kaffee und kuchen {a tradition}

christmas cookies, third advent coffee

between lunch and dinner in germany, there is traditionally a short break for a social gathering with cake or a hot steaming cup of coffee or tea. it is a wonderful way to make time to see friends and family. this ritual, referred to as kaffee und kuchen, kaffeetrinken, or kaffeeklatsch, is one of my favorite german traditions- even more so during the holiday season, and one i will be sure to keep anywhere i go in the world.

6 Responses to “kaffee und kuchen {a tradition}”

  1. BusyBee254 http://busybee254.wordpress.com/

    I also like this tradition and am looking forward to our Kaffee und Kuchen tomorrow!
    But I do hope you will stay my neighbour for a long time and donĀ“t have to take this tradition with you …

  2. stephanie http://rodrigvitzstyle.typepad.com

    I’d love to have Kaffee und kuchen…with you


  3. Kelly from Sell Gold Jewelry http://www.sellgoldjewelryx.com/how-to-sell-scrap-gold

    They look really yummy. What are those chocolate cookies called?

  4. Celina from Learn French Online http://www.learnfrenchonlinex.com/how-to-learn-french-fast/

    I really miss this tradition back in Germany. I’m going to go back soon and have kaffe und kuchen again!

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  6. Andres Carroll http://reciclablepiensaverde.wordpress.com/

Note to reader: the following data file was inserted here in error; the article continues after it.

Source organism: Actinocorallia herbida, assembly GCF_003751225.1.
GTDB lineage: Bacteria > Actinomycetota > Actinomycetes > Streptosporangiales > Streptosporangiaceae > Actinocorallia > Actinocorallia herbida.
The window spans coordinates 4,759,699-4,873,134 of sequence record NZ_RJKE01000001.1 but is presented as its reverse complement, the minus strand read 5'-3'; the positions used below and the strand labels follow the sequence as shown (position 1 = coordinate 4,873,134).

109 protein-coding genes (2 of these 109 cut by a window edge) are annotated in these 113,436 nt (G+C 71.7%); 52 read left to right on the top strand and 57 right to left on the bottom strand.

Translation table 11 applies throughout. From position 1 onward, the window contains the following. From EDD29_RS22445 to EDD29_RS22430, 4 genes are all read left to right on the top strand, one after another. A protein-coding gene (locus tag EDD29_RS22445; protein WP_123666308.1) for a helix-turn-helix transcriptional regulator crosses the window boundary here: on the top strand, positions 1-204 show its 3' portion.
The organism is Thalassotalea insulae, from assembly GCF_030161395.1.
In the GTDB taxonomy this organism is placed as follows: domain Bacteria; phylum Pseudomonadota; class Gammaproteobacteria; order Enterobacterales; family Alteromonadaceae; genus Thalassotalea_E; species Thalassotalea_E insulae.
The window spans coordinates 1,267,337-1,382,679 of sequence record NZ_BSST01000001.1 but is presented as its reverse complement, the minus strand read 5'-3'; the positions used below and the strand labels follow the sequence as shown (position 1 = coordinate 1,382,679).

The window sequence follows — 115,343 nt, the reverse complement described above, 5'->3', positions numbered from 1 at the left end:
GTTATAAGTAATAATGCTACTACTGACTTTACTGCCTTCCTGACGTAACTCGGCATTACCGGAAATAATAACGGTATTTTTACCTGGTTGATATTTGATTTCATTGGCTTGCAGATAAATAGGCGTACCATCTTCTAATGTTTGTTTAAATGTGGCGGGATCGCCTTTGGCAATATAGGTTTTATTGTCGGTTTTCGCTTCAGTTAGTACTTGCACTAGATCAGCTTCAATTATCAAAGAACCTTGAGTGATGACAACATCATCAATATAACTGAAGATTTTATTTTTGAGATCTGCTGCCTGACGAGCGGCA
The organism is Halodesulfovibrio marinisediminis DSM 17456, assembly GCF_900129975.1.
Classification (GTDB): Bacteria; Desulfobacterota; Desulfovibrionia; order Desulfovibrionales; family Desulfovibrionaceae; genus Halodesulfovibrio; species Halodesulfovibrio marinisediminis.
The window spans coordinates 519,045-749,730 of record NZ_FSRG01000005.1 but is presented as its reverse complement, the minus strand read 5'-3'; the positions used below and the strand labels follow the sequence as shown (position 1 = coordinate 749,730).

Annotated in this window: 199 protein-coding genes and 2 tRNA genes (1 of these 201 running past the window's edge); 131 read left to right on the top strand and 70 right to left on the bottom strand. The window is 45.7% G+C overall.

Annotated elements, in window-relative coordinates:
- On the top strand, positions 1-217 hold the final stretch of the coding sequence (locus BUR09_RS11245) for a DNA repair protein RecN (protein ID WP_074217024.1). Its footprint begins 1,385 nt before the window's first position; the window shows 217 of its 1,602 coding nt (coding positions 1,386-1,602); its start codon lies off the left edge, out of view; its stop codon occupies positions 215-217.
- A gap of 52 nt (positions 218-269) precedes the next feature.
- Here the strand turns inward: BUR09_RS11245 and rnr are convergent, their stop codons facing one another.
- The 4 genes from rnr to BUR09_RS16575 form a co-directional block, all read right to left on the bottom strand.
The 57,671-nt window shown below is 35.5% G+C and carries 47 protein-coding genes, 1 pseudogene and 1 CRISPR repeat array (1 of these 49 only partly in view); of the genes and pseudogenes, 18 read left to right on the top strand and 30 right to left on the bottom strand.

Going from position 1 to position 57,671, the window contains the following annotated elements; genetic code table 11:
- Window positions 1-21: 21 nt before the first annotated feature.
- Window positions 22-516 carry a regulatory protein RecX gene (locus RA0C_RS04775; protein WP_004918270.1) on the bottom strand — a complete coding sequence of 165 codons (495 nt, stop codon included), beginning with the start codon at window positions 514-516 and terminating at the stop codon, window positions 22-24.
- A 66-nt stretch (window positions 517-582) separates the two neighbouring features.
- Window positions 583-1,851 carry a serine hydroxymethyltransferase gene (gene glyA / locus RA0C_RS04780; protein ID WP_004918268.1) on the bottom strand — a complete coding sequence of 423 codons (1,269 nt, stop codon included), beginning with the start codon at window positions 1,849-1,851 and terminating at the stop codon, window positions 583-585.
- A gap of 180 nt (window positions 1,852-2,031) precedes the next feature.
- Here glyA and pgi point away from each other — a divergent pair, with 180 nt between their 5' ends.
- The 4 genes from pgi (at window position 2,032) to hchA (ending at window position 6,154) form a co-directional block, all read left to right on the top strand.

Christmas, however, seems to really key in on food: egg nog, Christmas cookies, gingerbread, roasted chestnuts…) and it’s wonderful that the food traditions aren’t the same the world over. I love the differences in our traditions! In our family (we’re originally from the southern states, my mother from Mississippi and the rest of us from what’s known as the boot heel of Missouri, that little bit that hangs down into Arkansas). So pecan pie (so sweet but delicious) used to be a tradition. Nowadays, we’ve set that one aside, at least temporarily. And my mother used to bake fried apple pies every Christmas. She would buy dried apples (or dry them herself in a dehydrator), then cook the apples, make up the pies and fry them three or four at a time. It was a time-consuming task, and we knew that this wasn’t the healthiest treat, but we all love those pies and we’d argue (jokingly, of course) about who snitched an extra pie or whether someone was being singled out as a favorite by being given extra pies. It’s too difficult for my mother to still do that, and while one or two of us have tried to recreate the pies (I’ve attempted this on a small scale at home, but I don’t have the magic touch), none of our pies can compare to hers. It’s still a nice memory. I’m going to conclude this with a graphic (How to Make a Full-Size Gingerbread House by Movoto, a real estate company that shares fun graphics), but before I do, here’s the contest entry info below. Leave a comment and you’ll be entered in the contest. If you haven’t entered before, check out the contest page for more chances to enter: In the comments section, share at least one of your favorite Christmas food treats (doesn’t have to be sweet, just a traditional–or nontraditional–Christmas food that you love). See you in the comments!

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